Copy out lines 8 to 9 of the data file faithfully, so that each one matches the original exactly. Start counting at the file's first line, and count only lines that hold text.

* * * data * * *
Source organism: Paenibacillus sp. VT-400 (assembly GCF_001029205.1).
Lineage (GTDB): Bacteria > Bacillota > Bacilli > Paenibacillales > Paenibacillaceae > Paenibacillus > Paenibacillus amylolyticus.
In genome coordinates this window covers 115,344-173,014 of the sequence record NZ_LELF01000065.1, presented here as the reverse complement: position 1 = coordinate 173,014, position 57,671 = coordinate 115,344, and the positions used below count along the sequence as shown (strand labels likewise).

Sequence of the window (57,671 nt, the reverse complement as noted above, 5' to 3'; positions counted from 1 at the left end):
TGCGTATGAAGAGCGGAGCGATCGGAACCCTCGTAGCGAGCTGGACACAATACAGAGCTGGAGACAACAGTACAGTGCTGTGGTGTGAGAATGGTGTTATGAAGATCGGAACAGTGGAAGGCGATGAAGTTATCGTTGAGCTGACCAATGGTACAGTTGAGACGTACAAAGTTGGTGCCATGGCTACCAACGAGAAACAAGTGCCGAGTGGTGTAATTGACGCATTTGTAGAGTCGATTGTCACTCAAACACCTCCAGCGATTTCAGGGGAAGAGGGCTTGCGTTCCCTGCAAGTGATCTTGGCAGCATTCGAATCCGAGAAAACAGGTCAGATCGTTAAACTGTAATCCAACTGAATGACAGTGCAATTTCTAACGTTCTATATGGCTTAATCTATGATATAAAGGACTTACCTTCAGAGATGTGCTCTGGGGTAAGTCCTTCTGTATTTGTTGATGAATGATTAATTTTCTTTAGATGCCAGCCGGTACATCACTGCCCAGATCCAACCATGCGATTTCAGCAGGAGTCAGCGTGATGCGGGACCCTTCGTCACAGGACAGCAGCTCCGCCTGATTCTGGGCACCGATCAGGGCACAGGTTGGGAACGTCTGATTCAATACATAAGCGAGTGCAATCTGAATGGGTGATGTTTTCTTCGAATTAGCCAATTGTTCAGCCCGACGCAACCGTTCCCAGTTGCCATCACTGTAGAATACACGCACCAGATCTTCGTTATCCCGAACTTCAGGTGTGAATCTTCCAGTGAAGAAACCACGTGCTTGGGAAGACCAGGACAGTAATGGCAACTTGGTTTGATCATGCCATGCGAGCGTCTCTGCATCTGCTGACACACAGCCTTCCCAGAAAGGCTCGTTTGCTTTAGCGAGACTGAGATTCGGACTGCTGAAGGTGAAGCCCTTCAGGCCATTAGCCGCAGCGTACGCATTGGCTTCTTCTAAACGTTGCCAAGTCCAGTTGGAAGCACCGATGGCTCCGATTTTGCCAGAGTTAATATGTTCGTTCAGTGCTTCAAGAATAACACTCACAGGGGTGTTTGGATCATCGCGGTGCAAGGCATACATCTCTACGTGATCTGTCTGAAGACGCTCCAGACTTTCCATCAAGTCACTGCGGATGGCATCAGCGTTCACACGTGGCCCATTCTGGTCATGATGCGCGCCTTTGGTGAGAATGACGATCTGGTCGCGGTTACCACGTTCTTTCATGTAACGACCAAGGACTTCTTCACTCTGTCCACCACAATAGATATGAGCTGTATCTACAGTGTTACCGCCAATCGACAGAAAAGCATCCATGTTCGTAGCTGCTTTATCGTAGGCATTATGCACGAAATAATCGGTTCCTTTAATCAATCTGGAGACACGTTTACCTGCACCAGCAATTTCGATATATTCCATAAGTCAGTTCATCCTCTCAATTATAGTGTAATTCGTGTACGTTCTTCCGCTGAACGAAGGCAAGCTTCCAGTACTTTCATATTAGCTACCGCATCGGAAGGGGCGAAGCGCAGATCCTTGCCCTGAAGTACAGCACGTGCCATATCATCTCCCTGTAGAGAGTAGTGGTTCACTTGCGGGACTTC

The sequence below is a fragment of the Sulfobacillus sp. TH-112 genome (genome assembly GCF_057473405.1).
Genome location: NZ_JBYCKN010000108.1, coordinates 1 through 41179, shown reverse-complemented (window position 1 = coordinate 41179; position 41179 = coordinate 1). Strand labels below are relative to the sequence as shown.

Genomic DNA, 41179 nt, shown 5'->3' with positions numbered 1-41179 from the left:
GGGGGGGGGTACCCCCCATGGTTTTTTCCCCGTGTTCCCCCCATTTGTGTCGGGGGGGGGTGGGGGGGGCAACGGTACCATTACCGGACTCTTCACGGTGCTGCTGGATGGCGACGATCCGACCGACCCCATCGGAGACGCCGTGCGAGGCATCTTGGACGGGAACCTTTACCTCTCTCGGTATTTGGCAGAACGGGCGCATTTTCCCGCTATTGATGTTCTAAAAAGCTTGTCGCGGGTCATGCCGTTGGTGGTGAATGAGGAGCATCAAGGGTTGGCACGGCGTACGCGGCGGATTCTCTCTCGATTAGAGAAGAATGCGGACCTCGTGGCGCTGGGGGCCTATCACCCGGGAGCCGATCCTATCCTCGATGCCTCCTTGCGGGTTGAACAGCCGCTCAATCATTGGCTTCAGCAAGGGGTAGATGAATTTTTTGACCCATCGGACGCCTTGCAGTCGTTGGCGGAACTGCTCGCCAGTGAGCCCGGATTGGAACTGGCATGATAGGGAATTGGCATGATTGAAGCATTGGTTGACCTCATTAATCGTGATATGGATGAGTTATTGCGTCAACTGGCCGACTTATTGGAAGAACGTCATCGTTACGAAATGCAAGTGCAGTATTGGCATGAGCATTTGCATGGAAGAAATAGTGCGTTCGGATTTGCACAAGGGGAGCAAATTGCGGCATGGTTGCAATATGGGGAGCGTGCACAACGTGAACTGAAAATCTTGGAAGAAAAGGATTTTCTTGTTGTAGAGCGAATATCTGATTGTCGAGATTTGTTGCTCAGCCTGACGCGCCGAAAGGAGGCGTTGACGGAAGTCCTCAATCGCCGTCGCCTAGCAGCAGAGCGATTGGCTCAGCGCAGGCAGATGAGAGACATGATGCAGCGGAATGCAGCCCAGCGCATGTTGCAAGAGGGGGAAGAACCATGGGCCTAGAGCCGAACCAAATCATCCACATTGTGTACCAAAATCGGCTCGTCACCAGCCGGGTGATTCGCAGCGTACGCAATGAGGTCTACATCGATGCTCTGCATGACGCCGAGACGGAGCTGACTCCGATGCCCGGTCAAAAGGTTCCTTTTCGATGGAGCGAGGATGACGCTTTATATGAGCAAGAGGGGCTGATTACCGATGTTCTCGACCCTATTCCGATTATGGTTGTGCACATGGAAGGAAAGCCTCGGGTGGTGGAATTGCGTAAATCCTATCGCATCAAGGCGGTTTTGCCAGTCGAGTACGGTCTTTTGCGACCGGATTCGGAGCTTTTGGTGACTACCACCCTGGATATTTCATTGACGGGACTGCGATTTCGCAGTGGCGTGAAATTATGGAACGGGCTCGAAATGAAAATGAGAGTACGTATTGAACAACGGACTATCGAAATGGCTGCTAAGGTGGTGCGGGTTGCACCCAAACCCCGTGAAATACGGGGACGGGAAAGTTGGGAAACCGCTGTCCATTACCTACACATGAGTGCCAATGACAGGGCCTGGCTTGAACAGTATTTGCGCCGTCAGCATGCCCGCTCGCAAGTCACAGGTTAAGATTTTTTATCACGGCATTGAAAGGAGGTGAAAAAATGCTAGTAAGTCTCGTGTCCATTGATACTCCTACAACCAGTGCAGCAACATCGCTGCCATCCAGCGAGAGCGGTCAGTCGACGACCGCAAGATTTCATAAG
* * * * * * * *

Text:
Genomic DNA, 41179 nt, shown 5'->3' with positions numbered 1-41179 from the left:
GGGGGGGGGTACCCCCCATGGTTTTTTCCCCGTGTTCCCCCCATTTGTGTCGGGGGGGGGTGGGGGGGGCAACGGTACCATTACCGGACTCTTCACGGTGCTGCTGGATGGCGACGATCCGACCGACCCCATCGGAGACGCCGTGCGAGGCATCTTGGACGGGAACCTTTACCTCTCTCGGTATTTGGCAGAACGGGCGCATTTTCCCGCTATTGATGTTCTAAAAAGCTTGTCGCGGGTCATGCCGTTGGTGGTGAATGAGGAGCATCAAGGGTTGGCACGGCGTACGCGGCGGATTCTCTCTCGATTAGAGAAGAATGCGGACCTCGTGGCGCTGGGGGCCTATCACCCGGGAGCCGATCCTATCCTCGATGCCTCCTTGCGGGTTGAACAGCCGCTCAATCATTGGCTTCAGCAAGGGGTAGATGAATTTTTTGACCCATCGGACGCCTTGCAGTCGTTGGCGGAACTGCTCGCCAGTGAGCCCGGATTGGAACTGGCATGATAGGGAATTGGCATGATTGAAGCATTGGTTGACCTCATTAATCGTGATATGGATGAGTTATTGCGTCAACTGGCCGACTTATTGGAAGAACGTCATCGTTACGAAATGCAAGTGCAGTATTGGCATGAGCATTTGCATGGAAGAAATAGTGCGTTCGGATTTGCACAAGGGGAGCAAATTGCGGCATGGTTGCAATATGGGGAGCGTGCACAACGTGAACTGAAAATCTTGGAAGAAAAGGATTTTCTTGTTGTAGAGCGAATATCTGATTGTCGAGATTTGTTGCTCAGCCTGACGCGCCGAAAGGAGGCGTTGACGGAAGTCCTCAATCGCCGTCGCCTAGCAGCAGAGCGATTGGCTCAGCGCAGGCAGATGAGAGACATGATGCAGCGGAATGCAGCCCAGCGCATGTTGCAAGAGGGGGAAGAACCATGGGCCTAGAGCCGAACCAAATCATCCACATTGTGTACCAAAATCGGCTCGTCACCAGCCGGGTGATTCGCAGCGTACGCAATGAGGTCTACATCGATGCTCTGCATGACGCCGAGACGGAGCTGACTCCGATGCCCGGTCAAAAGGTTCCTTTTCGATGGAGCGAGGATGACGCTTTATATGAGCAAGAGGGGCTGATTACCGATGTTCTCGACCCTATTCCGATTATGGTTGTGCACATGGAAGGAAAGCCTCGGGTGGTGGAATTGCGTAAATCCTATCGCATCAAGGCGGTTTTGCCAGTCGAGTACGGTCTTTTGCGACCGGATTCGGAGCTTTTGGTGACTACCACCCTGGATATTTCATTGACGGGACTGCGATTTCGCAGTGGCGTGAAATTATGGAACGGGCTCGAAATGAAAATGAGAGTACGTATTGAACAACGGACTATCGAAATGGCTGCTAAGGTGGTGCGGGTTGCACCCAAACCCCGTGAAATACGGGGACGGGAAAGTTGGGAAACCGCTGTCCATTACCTACACATGAGTGCCAATGACAGGGCCTGGCTTGAACAGTATTTGCGCCGTCAGCATGCCCGCTCGCAAGTCACAGGTTAAGATTTTTTATCACGGCATTGAAAGGAGGTGAAAAAATGCTAGTAAGTCTCGTGTCCATTGATACTCCTACAACCAGTGCAGCAACATCGCTGCCATCCAGCGAGAGCGGTCAGTCGACGACCGCAAGATTTCATAAG